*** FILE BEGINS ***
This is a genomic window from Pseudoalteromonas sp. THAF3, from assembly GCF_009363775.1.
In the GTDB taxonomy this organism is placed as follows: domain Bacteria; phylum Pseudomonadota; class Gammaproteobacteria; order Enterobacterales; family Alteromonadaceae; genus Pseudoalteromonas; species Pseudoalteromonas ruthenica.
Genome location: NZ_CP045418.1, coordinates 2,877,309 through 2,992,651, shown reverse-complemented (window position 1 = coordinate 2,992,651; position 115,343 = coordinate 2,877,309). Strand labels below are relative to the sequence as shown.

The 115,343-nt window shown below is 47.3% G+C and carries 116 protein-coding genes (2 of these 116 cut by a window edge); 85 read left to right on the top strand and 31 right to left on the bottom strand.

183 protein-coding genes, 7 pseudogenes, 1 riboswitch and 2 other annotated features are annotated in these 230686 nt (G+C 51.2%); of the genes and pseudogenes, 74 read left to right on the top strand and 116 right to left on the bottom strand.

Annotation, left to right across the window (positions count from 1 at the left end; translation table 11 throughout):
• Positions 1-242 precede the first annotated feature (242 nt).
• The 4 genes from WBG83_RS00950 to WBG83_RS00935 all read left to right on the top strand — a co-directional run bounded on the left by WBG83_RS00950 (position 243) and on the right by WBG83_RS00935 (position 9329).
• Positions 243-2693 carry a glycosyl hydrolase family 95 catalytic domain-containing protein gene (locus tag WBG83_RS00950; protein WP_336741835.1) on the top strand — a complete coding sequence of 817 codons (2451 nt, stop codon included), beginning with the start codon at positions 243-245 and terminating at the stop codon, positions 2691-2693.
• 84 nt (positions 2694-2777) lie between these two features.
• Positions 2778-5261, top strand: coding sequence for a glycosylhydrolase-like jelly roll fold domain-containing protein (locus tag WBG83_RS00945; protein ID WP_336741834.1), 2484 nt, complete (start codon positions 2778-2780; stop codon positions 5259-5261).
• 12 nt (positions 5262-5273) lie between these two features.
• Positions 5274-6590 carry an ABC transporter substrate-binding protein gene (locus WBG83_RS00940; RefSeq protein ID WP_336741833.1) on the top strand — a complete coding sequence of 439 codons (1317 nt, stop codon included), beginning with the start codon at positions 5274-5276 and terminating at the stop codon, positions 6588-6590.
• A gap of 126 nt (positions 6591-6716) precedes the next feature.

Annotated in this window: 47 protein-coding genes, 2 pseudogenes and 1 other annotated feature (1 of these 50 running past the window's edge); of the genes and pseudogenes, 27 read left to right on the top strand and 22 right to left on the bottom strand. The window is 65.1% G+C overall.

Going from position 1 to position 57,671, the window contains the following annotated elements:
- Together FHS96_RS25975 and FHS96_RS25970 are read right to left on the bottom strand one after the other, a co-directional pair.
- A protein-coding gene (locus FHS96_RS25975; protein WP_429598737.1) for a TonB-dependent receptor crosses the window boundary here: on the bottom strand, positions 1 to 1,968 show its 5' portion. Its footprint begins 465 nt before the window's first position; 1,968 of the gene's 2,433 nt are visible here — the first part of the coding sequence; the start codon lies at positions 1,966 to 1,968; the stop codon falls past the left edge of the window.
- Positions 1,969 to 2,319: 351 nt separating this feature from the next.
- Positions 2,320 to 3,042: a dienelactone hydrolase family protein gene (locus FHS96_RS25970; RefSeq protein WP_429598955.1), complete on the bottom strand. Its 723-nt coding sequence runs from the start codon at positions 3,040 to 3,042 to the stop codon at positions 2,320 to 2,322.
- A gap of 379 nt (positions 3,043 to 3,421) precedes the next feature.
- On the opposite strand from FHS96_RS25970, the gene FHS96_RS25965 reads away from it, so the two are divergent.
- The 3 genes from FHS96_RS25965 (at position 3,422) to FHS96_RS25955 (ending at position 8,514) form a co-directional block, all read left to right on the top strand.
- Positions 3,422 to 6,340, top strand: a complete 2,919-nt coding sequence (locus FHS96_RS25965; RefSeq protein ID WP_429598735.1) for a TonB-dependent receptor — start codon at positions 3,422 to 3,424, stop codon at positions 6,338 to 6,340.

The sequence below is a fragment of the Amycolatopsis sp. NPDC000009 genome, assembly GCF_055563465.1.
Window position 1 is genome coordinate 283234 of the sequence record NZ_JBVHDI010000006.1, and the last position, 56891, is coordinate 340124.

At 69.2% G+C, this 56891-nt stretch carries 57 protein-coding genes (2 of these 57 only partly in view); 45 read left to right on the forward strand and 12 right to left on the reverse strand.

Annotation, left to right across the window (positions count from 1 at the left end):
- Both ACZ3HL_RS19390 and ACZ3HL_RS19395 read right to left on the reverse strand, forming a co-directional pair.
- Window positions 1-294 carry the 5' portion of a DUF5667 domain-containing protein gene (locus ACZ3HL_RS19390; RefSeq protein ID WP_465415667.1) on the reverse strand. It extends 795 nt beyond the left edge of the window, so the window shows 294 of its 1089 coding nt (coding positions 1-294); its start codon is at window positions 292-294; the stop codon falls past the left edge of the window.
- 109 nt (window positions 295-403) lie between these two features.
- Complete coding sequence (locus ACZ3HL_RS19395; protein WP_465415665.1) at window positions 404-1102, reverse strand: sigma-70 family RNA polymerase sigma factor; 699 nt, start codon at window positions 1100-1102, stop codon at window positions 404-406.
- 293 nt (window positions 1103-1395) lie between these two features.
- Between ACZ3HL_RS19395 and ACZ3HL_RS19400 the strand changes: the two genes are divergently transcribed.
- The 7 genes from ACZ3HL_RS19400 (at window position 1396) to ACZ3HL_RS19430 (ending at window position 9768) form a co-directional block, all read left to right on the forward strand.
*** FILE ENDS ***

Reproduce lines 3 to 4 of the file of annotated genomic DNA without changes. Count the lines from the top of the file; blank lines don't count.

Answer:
Genome location: NZ_CP045418.1, coordinates 2,877,309 through 2,992,651, shown reverse-complemented (window position 1 = coordinate 2,992,651; position 115,343 = coordinate 2,877,309). Strand labels below are relative to the sequence as shown.

The 115,343-nt window shown below is 47.3% G+C and carries 116 protein-coding genes (2 of these 116 cut by a window edge); 85 read left to right on the top strand and 31 right to left on the bottom strand.